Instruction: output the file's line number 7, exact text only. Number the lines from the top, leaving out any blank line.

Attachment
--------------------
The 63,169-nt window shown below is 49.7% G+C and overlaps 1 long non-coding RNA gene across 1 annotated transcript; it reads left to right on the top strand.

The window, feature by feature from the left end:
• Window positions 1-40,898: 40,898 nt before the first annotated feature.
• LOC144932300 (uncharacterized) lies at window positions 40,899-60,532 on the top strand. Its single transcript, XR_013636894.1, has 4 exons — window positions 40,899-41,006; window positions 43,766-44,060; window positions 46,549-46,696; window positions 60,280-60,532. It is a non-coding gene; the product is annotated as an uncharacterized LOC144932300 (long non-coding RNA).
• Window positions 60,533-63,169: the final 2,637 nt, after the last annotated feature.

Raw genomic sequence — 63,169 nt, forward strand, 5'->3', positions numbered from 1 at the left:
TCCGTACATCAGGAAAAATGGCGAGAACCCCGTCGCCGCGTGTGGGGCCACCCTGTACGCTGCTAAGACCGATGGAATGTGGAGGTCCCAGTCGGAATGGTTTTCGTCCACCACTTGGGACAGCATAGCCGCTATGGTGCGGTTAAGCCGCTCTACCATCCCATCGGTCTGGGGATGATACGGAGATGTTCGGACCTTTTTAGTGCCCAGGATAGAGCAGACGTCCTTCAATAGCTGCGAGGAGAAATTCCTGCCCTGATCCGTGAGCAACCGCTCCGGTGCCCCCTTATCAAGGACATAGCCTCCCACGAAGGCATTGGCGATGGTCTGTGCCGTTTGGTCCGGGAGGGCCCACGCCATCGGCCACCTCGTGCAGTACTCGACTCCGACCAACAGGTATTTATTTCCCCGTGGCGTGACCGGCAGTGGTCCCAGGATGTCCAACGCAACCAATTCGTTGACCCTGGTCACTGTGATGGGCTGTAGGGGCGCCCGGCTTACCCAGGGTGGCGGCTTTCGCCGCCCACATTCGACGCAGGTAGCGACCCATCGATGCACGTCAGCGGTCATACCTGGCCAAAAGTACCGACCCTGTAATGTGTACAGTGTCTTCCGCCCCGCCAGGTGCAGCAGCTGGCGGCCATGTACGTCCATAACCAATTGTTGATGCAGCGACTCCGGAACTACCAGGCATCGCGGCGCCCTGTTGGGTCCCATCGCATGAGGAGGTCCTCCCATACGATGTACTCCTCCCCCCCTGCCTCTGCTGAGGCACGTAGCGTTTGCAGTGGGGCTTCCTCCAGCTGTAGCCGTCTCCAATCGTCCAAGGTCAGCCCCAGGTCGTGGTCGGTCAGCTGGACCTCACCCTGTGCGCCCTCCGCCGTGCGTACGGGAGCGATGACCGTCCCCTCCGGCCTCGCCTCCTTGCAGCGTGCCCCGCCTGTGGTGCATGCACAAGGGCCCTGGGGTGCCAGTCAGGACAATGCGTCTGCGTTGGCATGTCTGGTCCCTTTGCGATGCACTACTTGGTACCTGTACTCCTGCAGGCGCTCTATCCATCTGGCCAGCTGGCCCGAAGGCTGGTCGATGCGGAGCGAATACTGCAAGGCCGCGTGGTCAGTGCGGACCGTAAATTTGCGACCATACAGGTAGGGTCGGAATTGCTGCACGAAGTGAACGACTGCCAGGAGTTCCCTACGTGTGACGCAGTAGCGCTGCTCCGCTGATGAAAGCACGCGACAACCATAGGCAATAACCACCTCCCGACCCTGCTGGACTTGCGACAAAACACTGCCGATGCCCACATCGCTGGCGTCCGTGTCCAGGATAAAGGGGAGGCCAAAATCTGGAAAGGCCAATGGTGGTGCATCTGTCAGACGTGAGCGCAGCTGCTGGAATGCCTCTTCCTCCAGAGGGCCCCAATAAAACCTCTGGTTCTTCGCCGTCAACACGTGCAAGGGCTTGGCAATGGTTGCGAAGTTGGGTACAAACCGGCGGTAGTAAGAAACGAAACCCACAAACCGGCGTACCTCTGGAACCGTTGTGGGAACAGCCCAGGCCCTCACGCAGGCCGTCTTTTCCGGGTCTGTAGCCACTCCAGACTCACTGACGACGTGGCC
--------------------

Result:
TCCGTACATCAGGAAAAATGGCGAGAACCCCGTCGCCGCGTGTGGGGCCACCCTGTACGCTGCTAAGACCGATGGAATGTGGAGGTCCCAGTCGGAATGGTTTTCGTCCACCACTTGGGACAGCATAGCCGCTATGGTGCGGTTAAGCCGCTCTACCATCCCATCGGTCTGGGGATGATACGGAGATGTTCGGACCTTTTTAGTGCCCAGGATAGAGCAGACGTCCTTCAATAGCTGCGAGGAGAAATTCCTGCCCTGATCCGTGAGCAACCGCTCCGGTGCCCCCTTATCAAGGACATAGCCTCCCACGAAGGCATTGGCGATGGTCTGTGCCGTTTGGTCCGGGAGGGCCCACGCCATCGGCCACCTCGTGCAGTACTCGACTCCGACCAACAGGTATTTATTTCCCCGTGGCGTGACCGGCAGTGGTCCCAGGATGTCCAACGCAACCAATTCGTTGACCCTGGTCACTGTGATGGGCTGTAGGGGCGCCCGGCTTACCCAGGGTGGCGGCTTTCGCCGCCCACATTCGACGCAGGTAGCGACCCATCGATGCACGTCAGCGGTCATACCTGGCCAAAAGTACCGACCCTGTAATGTGTACAGTGTCTTCCGCCCCGCCAGGTGCAGCAGCTGGCGGCCATGTACGTCCATAACCAATTGTTGATGCAGCGACTCCGGAACTACCAGGCATCGCGGCGCCCTGTTGGGTCCCATCGCATGAGGAGGTCCTCCCATACGATGTACTCCTCCCCCCCTGCCTCTGCTGAGGCACGTAGCGTTTGCAGTGGGGCTTCCTCCAGCTGTAGCCGTCTCCAATCGTCCAAGGTCAGCCCCAGGTCGTGGTCGGTCAGCTGGACCTCACCCTGTGCGCCCTCCGCCGTGCGTACGGGAGCGATGACCGTCCCCTCCGGCCTCGCCTCCTTGCAGCGTGCCCCGCCTGTGGTGCATGCACAAGGGCCCTGGGGTGCCAGTCAGGACAATGCGTCTGCGTTGGCATGTCTGGTCCCTTTGCGATGCACTACTTGGTACCTGTACTCCTGCAGGCGCTCTATCCATCTGGCCAGCTGGCCCGAAGGCTGGTCGATGCGGAGCGAATACTGCAAGGCCGCGTGGTCAGTGCGGACCGTAAATTTGCGACCATACAGGTAGGGTCGGAATTGCTGCACGAAGTGAACGACTGCCAGGAGTTCCCTACGTGTGACGCAGTAGCGCTGCTCCGCTGATGAAAGCACGCGACAACCATAGGCAATAACCACCTCCCGACCCTGCTGGACTTGCGACAAAACACTGCCGATGCCCACATCGCTGGCGTCCGTGTCCAGGATAAAGGGGAGGCCAAAATCTGGAAAGGCCAATGGTGGTGCATCTGTCAGACGTGAGCGCAGCTGCTGGAATGCCTCTTCCTCCAGAGGGCCCCAATAAAACCTCTGGTTCTTCGCCGTCAACACGTGCAAGGGCTTGGCAATGGTTGCGAAGTTGGGTACAAACCGGCGGTAGTAAGAAACGAAACCCACAAACCGGCGTACCTCTGGAACCGTTGTGGGAACAGCCCAGGCCCTCACGCAGGCCGTCTTTTCCGGGTCTGTAGCCACTCCAGACTCACTGACGACGTGGCC